Union

Union owner sets bar for final playoff push: 'We need to win two games'

CHESTER, Pa. — After the ribbon was cut and the people applauded and the music stopped, Union owner Jay Sugarman remained by the stage outside the Union’s newly named training facility.

And when the conversation turned from what the state-of-the-art Power Training Complex can do for the franchise’s future to the team’s more immediate future this weekend and next, his words suddenly took on a more urgent tone.

“We need to win two games,” Sugarman said. “We have the talent. We have the ability. So I’m hoping the guys come very hungry. It would be a great thing to have a home playoff game here after a long five years.”

Things certainly were a lot different back in 2011 when, in just their second year of existence, the fledgling Union made the playoffs and hosted the Houston Dynamo in the first game of a two-game Eastern Conference semifinals series.

But the Union lost that game and the next one too to get bounced early from the postseason. And they haven’t returned since — a streak they hope to break this year if they can just snap out of their current five-game winless slide and beat already-eliminated Orlando City SC on Sunday at Talen Energy Stadium (3 p.m., The Comcast Network).

Another win the following week vs. the rival Red Bulls at Talen Energy might then prove to be enough to give them a home game in the first round of the playoffs — and, perhaps, wipe away some of the bitter memories of the past few years that saw two coaches fired and several more gut-wrenching setbacks.

“I know the difference between winning and losing can be very, very small,” Sugarman said. “It can be confidence, it can be one piece of the puzzle isn’t the same as it used to be. So I know how fragile it is to be on that emotional high where you think you’re going to win every game. I played a lot of sports — not very good at soccer unfortunately — and I know what that feeling is. And when you lose it, it’s hard to get back.  

“Our guys haven’t changed. Their talent isn’t different. Their abilities aren’t different. So it’s really about [sporting director Earnie Stewart] and the coaching staff getting them back to where they believe they should be. And I think the leadership on this team should be able to do it for two games that are going to lead to a playoff spot. I want to see that on the field.”

Off the field, Sugarman has done a lot of important things over the past year to bolster the club’s standing, removing controversial CEO Nick Sakiewicz and hiring the well-respected Stewart, launching a new minor-league affiliate in Bethlehem Steel FC, and providing significant resources for this summer’s marquee signing of Alejandro Bedoya.

Perhaps nothing’s been as valuable, though, as the investment that ownership made into their new indoor training facility — which celebrated its official opening Thursday after signing a naming-rights deal with Power Home Remodeling last week (the team had been using it for most of the year before that, however). The 16,500 square foot building, which is a stone’s throw from the two outdoor training fields inside the stadium complex, includes a weight training area, physical therapy and sports science development area, nutrition center, locker rooms, a video theater and players’ lounge.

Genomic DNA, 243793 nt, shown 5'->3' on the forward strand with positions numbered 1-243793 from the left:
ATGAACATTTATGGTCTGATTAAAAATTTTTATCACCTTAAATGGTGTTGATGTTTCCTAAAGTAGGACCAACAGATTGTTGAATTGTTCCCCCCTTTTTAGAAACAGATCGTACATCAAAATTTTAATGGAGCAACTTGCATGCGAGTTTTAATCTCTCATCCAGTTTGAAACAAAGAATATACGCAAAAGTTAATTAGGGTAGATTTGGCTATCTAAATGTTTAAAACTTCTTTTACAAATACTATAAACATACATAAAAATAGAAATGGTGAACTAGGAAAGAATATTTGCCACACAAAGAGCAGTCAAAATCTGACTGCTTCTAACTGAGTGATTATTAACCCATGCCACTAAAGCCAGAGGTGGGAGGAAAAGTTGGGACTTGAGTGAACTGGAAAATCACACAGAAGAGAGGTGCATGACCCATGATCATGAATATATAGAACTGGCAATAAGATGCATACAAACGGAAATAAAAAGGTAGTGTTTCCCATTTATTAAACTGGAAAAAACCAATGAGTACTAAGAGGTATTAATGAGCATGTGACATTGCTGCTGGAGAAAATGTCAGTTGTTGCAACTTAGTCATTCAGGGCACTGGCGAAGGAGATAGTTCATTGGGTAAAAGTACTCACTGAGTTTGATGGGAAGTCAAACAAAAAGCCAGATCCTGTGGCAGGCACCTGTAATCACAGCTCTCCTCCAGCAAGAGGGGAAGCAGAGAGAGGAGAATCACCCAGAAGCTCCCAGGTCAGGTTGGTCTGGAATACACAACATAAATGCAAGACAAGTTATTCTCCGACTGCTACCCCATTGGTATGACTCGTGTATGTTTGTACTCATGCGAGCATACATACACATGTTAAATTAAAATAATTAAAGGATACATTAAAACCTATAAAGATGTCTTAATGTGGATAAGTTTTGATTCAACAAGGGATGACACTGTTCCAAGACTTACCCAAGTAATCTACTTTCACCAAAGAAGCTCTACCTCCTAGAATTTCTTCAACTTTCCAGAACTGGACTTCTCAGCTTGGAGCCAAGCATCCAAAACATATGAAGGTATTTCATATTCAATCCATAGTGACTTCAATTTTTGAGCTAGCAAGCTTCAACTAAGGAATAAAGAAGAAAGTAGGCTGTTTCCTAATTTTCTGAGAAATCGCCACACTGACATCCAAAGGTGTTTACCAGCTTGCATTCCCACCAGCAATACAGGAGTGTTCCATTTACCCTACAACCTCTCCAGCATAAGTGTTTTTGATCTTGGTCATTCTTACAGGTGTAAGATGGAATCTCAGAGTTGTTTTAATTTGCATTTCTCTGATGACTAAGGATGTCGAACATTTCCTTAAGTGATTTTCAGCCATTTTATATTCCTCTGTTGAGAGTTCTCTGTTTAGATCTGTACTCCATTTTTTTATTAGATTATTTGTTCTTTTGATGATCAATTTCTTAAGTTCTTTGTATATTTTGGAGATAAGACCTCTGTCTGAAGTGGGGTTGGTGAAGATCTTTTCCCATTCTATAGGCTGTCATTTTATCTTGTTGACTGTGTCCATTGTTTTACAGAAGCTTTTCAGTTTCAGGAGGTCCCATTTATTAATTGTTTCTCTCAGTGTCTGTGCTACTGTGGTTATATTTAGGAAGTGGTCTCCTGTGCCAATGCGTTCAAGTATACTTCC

And Sugarman, Stewart and head coach Jim Curtin agree that it rivals any facility in MLS — and even globally.

“I’ve been to a lot of places in England, a lot of places in Germany, in top leagues,” Curtin said. “You’d be surprised where this one would stack up against them. It’s special. It’s a unique building. They kept the old aesthetic, which is really cool; I think it fits the city and the blue-collar elements to it. But also everything in there is state of the art and well thought-out.”

Curtin knows the facility has already been a great thing for his players, who he says have “smiles on their faces” when they walk in before practice. And he and Stewart also know it will continue to be an important recruiting tool for top talent, both foreign and domestic.

But even if Thursday’s ribbon-cutting ceremony marked another big step in the Union’s quest to become a more sought-after franchise for years to come, they know they still need to make the playoffs this year or risk taking a step backwards.

“We’re in the sports business,” Sugarman said. “We need to win. I don’t define winning as you have to win a championship every year but you want to show you’re a team capable of winning it all. And we have that ability. They know it, Earnie knows it, Jim knows it. So now it’s about performance. And I’m not a coach but we’re going to give them every opportunity — there should be no excuses. 

“The team has proved it’s good enough to not only get in the playoffs but go deep in the playoffs. We just need to show it.”